Gestational Diabetes & Hypoglycemia

Instructor: Bridgett Payseur

Bridgett has a PhD in microbiology and immunology and teaches college biology.

Gestational diabetes refers to a higher than normal blood sugar during pregnancy. How does this condition then lead to hypoglycemia, or low blood sugar? Read this lesson to find out!

What is Gestational Diabetes?

Diabetes is known for being pretty prevalent in the U.S. In 2012, almost 30 million Americans were diabetic. But did you know you can sometimes be diabetic just from becoming pregnant?

Gestational diabetes is caused by the placenta producing too many insulin-blocking hormones. Insulin is a hormone produced by the mother's pancreas to help her cells absorb sugar (glucose) from the blood stream. This a condition that affects nearly 10% of pregnant women.

The placenta down-regulates the mother's insulin so the fetus is able to absorb more sugar. However, because her insulin is not working as well, the mother is no longer able to maintain proper blood sugar levels. Her blood sugar levels will therefore increase.

Effects of Gestational Diabetes on the Fetus

Because more sugar is staying in the mother's blood, more of it is transferred to the fetus. The fetus produces its own insulin, which it uses to bring all the extra sugar into its cells. The extra sugar is then stored as fat. This results in excessive fetal growth, called macrosomia ('macro-' refers to 'big', and '-somia' refers to 'body').

Macrosomia can lead to shoulder injuries when passing through the birth canal. If the baby is too large to pass through the birth canal, a C-section may be required.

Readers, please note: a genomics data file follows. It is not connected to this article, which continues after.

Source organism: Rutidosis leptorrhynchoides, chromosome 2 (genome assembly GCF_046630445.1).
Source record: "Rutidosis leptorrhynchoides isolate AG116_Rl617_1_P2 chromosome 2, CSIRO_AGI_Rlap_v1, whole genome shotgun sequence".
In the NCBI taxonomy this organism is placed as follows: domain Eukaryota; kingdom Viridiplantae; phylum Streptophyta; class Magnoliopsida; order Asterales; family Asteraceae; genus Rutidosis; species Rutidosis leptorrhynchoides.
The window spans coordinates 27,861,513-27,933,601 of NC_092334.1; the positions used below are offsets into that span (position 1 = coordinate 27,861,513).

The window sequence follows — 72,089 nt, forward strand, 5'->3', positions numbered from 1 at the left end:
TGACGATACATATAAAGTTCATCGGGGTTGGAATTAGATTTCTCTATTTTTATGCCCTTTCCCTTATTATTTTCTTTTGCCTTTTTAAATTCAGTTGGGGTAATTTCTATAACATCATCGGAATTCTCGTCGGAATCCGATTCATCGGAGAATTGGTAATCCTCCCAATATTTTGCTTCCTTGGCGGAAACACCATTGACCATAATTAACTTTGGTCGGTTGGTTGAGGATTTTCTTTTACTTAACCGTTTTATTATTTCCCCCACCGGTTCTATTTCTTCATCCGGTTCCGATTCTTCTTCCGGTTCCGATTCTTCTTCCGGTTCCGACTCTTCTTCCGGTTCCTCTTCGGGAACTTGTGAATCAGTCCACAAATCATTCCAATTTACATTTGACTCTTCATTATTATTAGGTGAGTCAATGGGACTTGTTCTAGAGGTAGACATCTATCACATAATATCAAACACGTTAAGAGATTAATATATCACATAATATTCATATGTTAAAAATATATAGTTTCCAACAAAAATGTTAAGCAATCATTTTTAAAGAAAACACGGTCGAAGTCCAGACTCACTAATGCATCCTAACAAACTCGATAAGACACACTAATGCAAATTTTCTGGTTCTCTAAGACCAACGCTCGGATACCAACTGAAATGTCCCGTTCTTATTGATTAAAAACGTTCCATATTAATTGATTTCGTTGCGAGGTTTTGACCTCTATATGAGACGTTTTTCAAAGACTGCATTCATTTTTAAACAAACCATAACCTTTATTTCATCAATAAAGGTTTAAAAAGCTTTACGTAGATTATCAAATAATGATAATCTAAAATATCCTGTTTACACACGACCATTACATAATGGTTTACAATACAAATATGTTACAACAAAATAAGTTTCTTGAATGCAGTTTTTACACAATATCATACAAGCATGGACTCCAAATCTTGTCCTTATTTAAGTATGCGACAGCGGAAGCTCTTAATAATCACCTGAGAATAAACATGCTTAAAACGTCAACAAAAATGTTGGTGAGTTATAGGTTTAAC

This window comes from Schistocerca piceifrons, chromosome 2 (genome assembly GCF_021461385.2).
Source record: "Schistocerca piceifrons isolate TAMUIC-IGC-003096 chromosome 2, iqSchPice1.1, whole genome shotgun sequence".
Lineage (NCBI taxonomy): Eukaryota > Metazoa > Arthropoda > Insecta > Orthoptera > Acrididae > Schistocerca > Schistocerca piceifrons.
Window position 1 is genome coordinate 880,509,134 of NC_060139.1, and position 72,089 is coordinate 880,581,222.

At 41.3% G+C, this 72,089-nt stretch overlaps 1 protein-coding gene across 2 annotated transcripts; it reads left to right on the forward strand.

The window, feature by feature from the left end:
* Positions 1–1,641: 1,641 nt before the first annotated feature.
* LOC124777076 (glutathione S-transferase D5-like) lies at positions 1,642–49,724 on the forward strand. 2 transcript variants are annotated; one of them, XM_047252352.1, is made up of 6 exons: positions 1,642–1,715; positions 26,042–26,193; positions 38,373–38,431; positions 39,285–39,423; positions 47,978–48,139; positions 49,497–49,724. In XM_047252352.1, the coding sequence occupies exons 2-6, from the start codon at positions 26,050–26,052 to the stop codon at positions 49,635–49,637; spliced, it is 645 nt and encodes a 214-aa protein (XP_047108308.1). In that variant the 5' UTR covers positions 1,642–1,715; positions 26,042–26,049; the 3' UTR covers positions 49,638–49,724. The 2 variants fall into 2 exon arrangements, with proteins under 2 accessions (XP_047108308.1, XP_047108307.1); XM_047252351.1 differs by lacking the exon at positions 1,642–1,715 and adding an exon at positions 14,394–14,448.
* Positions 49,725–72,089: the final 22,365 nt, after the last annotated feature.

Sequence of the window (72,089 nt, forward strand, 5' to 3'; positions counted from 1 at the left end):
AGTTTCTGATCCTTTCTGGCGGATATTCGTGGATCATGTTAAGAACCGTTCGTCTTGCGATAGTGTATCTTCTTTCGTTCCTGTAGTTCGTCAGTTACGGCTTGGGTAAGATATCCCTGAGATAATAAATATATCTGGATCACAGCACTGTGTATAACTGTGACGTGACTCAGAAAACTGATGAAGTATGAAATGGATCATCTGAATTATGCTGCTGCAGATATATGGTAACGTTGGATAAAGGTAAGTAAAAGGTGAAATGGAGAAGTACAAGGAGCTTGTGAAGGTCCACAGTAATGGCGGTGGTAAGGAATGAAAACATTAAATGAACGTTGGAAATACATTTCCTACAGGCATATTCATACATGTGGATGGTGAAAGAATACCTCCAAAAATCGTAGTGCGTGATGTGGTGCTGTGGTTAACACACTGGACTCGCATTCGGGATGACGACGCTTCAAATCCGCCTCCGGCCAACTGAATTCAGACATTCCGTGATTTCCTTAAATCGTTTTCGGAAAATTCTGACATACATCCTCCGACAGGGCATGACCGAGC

When a mother has gestational diabetes, the baby is often at higher risk for obesity and type II diabetes later in life.


Oddly enough, increased blood sugar levels in mother and baby could lead to hypoglycemia, a medical term that means low blood sugar. How can this happen?

In utero, the fetus produces its own insulin to absorb the sugar it gets from the mother. However, once it is born, the baby is no longer receiving mom's sugar-rich blood. At the same time, the baby still has a lot of insulin. This causes a drop in blood sugar soon after birth.

Newborns of mothers with gestational diabetes are monitored after birth to ensure their blood sugar doesn't drop dangerously low. This can often be treated simply with extra feedings, whether with breast milk or formula. However, sometimes the baby may require an intravenous sugar solution. This mostly occurs when the baby is unable to eat on its own or has experienced severely low blood sugar.

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